Better Buy: Frontier Communications Corp vs. Verizon Communications Inc.
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Who doesn't love a high-paying dividend stock in their retirement portfolio? In telecom players like Verizon Communications(NYSE: VZ) and Frontier Communications(NASDAQ: FTR), we can nab shares yielding 4.4% and 10.1%, respectively. With payouts like that, what's not to like?
Actually, there are some major differences between the two. If we break them down to see which is the smarter investment, the answer becomes pretty obvious.
Telecoms are a different beast than most investments. Because there are enormous up-front investments that companies need to make to build out their network and infrastructure, debt loads are usually very high. Because of this, it's important that companies are able to produce enough free cash flow to both pay off their debts, and have a little left over for a dividend.
If we look at the balance sheets of these two companies, you'll get an idea for what I'm talking about.
Data source: Yahoo! Finance
At first blush, Verizon's debt seems staggering compared to Frontier's. But we need to remember that the company is valued at almost 40 times the size of Frontier. Additionally, Verizon is generating more than enough free cash flow (FCF) to allow the company to meet its debt obligations.
Frontier, on the other hand, is waiting to see if some of its most recent acquisitions from Verizon and AT&T will start paying off. Without a record of robust FCF growth from Frontier's acquired properties in California, Florida, Texas, and Connecticut, Verizon is the much stronger choice.
Sustainable competitive advantage
In the business world, there is perhaps no variable more important than a company's sustainable competitive advantages, sometimes referred to as a "moat." Without a moat, competition can come in, offer the same product, and steal a company's business. Of course, a business can counter by lowering its prices even more, but that just creates a race to the bottom.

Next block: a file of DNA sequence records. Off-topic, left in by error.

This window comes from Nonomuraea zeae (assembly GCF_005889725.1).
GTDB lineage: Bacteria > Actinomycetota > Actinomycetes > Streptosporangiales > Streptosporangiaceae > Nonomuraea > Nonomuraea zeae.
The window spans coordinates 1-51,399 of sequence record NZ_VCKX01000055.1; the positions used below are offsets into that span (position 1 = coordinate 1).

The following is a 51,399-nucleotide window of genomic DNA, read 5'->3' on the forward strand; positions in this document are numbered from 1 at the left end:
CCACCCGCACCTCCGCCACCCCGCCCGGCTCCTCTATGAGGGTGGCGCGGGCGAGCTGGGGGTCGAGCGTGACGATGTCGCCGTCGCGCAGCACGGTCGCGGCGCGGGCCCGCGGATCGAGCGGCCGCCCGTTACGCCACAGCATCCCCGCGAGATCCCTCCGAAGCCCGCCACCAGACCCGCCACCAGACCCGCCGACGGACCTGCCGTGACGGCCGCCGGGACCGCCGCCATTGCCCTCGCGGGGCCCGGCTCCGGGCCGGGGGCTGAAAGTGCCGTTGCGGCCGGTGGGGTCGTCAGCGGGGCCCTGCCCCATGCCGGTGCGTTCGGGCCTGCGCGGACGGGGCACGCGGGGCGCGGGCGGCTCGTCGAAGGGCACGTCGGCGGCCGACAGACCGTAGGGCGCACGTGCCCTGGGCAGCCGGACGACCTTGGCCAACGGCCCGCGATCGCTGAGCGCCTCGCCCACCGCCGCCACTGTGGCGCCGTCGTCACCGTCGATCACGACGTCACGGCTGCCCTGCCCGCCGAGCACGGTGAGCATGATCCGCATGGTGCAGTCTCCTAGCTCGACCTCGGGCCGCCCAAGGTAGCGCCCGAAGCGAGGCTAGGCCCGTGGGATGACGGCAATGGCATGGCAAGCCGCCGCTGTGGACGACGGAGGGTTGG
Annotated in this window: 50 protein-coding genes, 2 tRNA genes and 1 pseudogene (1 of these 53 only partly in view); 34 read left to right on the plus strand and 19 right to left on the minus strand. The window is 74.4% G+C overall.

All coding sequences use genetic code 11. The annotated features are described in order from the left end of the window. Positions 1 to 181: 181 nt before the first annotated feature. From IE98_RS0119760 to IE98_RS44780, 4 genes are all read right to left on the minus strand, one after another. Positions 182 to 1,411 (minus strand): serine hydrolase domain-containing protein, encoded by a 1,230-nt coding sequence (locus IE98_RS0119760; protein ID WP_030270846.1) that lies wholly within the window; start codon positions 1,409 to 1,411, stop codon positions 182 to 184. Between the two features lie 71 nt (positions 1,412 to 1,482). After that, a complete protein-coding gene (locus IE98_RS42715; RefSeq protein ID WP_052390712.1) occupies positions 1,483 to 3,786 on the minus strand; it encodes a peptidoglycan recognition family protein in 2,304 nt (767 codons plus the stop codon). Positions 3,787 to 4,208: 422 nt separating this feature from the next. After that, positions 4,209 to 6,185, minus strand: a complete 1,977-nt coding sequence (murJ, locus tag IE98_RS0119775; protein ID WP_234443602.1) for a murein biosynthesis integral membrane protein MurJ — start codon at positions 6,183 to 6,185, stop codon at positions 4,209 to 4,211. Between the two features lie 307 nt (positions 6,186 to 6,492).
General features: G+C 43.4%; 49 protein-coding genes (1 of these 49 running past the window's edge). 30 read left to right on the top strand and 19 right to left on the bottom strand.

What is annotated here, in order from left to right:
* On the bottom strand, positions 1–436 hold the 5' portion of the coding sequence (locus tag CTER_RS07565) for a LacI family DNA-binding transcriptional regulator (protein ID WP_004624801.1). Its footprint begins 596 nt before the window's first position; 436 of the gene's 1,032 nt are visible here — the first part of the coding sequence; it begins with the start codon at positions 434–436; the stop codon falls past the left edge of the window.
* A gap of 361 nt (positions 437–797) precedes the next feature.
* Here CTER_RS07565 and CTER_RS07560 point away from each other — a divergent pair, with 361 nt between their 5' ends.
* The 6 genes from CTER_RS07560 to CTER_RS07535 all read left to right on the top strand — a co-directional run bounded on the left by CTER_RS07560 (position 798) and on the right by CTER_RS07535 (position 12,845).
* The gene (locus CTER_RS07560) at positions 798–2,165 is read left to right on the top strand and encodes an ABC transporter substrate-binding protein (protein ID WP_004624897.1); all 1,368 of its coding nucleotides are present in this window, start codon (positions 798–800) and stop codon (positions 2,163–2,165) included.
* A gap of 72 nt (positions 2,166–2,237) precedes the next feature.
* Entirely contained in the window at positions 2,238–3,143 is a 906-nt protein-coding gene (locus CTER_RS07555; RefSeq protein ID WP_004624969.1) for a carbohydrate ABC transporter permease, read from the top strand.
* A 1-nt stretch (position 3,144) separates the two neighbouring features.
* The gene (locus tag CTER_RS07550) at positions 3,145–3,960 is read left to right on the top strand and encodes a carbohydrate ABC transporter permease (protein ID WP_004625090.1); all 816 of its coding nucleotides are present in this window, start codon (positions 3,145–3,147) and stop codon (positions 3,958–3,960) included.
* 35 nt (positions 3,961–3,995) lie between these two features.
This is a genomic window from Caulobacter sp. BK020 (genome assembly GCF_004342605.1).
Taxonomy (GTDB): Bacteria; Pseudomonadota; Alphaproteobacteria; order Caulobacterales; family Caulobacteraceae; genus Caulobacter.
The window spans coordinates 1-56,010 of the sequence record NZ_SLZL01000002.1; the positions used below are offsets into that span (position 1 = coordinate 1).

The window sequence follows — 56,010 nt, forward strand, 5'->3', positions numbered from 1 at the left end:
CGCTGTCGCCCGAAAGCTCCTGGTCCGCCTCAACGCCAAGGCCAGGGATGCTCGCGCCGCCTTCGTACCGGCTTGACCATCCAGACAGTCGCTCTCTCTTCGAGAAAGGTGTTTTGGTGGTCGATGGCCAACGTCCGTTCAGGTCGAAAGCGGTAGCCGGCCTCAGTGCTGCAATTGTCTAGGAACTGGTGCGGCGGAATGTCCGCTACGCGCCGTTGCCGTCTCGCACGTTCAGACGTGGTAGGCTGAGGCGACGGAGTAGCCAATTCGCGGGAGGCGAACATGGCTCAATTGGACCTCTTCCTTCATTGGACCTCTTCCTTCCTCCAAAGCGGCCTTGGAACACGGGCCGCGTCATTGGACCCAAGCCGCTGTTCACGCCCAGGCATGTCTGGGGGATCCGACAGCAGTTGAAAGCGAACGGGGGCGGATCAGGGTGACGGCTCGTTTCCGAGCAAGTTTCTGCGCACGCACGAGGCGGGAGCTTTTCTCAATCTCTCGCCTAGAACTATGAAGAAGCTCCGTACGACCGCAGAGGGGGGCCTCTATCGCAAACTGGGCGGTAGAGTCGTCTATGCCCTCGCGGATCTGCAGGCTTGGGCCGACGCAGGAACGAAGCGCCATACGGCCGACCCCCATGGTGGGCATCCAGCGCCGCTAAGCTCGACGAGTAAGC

Here again, Verizon has a substantial lead. According to Statista, Verizon holds a 35% share of the U.S. wireless subscription market, and it also offers high-speed Internet solutions to residential and business customers. Frontier, on the other hand, is in the middle of trying to reshape itself from a landline player to a smaller version of Verizon and AT&T. It has purchased the former's operations in Texas, California, and Florida, and the latter's interest in Connecticut, but we can't yet tell if those acquisitions will actually be beneficial to shareholders.
Valuation and dividend
There are lots of ways to value a stock. Here are three of my favorite ratios to examine.
Data sources: Yahoo! Finance and E*Trade. P/E calculated using non-GAAP EPS.
Here again it seems obvious that Verizon is the better choice. I think the FCF metric is the most important here, as it shows what the company is being valued at relative to the amount of cash it is able to pocket every year.
Furthermore, Verizon's dividend is in much better shape. Over the past 12 months, only 55% of free cash flow (FCF) has been used to make the quarterly payments. At Frontier, the dividend payout is much larger than FCF -- 370% the size of FCF, to be exact. That's a troubling sign for those who are counting on the company's dividend.
Management had said that recent acquisitions would eventually enable FCF to grow, but with customers reporting terrible service from Frontier, I'm not convinced that will be the case.
Clearly, if you're looking for a good dividend stock, I think Verizon is a better bet. Though Frontier's 10.1% yield is enticing, I simply don't think it will remain that high -- it's just not sustainable at current levels. And there's nothing to be upset with when you get Verizon's healthy 4.4% yield.
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Brian Stoffel has no position in any stocks mentioned. The Motley Fool recommends Verizon Communications. Try any of our Foolish newsletter services free for 30 days. We Fools may not all hold the same opinions, but we all believe that considering a diverse range of insights makes us better investors. The Motley Fool has a disclosure policy.